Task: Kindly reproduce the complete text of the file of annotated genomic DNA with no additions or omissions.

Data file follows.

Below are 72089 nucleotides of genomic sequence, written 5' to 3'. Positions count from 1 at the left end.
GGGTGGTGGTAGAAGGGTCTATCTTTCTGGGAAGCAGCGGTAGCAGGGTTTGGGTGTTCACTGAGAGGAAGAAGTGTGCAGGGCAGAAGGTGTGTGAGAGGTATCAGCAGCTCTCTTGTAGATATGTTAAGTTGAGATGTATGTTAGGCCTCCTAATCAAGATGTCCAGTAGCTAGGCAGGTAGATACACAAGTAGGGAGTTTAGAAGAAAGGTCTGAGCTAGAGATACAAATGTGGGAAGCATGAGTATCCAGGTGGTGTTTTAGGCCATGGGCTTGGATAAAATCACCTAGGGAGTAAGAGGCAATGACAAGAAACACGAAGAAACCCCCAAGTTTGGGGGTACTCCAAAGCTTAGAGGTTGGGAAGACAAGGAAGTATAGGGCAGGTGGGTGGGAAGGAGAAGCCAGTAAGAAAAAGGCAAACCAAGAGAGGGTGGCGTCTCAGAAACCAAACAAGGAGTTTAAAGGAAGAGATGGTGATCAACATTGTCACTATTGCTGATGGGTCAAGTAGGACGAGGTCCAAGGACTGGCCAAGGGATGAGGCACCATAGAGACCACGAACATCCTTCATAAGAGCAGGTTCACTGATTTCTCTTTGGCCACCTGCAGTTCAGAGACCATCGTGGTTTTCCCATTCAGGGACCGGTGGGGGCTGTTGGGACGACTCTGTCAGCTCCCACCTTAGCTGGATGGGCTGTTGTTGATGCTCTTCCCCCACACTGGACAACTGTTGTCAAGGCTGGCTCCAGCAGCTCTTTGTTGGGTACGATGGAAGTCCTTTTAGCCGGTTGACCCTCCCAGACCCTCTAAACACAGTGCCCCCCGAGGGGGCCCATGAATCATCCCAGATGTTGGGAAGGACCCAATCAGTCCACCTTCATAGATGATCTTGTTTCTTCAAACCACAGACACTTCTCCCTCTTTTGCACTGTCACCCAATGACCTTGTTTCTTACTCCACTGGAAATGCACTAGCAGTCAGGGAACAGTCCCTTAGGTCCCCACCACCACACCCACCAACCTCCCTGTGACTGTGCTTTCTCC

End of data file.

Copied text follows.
Below are 72089 nucleotides of genomic sequence, written 5' to 3'. Positions count from 1 at the left end.
GGGTGGTGGTAGAAGGGTCTATCTTTCTGGGAAGCAGCGGTAGCAGGGTTTGGGTGTTCACTGAGAGGAAGAAGTGTGCAGGGCAGAAGGTGTGTGAGAGGTATCAGCAGCTCTCTTGTAGATATGTTAAGTTGAGATGTATGTTAGGCCTCCTAATCAAGATGTCCAGTAGCTAGGCAGGTAGATACACAAGTAGGGAGTTTAGAAGAAAGGTCTGAGCTAGAGATACAAATGTGGGAAGCATGAGTATCCAGGTGGTGTTTTAGGCCATGGGCTTGGATAAAATCACCTAGGGAGTAAGAGGCAATGACAAGAAACACGAAGAAACCCCCAAGTTTGGGGGTACTCCAAAGCTTAGAGGTTGGGAAGACAAGGAAGTATAGGGCAGGTGGGTGGGAAGGAGAAGCCAGTAAGAAAAAGGCAAACCAAGAGAGGGTGGCGTCTCAGAAACCAAACAAGGAGTTTAAAGGAAGAGATGGTGATCAACATTGTCACTATTGCTGATGGGTCAAGTAGGACGAGGTCCAAGGACTGGCCAAGGGATGAGGCACCATAGAGACCACGAACATCCTTCATAAGAGCAGGTTCACTGATTTCTCTTTGGCCACCTGCAGTTCAGAGACCATCGTGGTTTTCCCATTCAGGGACCGGTGGGGGCTGTTGGGACGACTCTGTCAGCTCCCACCTTAGCTGGATGGGCTGTTGTTGATGCTCTTCCCCCACACTGGACAACTGTTGTCAAGGCTGGCTCCAGCAGCTCTTTGTTGGGTACGATGGAAGTCCTTTTAGCCGGTTGACCCTCCCAGACCCTCTAAACACAGTGCCCCCCGAGGGGGCCCATGAATCATCCCAGATGTTGGGAAGGACCCAATCAGTCCACCTTCATAGATGATCTTGTTTCTTCAAACCACAGACACTTCTCCCTCTTTTGCACTGTCACCCAATGACCTTGTTTCTTACTCCACTGGAAATGCACTAGCAGTCAGGGAACAGTCCCTTAGGTCCCCACCACCACACCCACCAACCTCCCTGTGACTGTGCTTTCTCC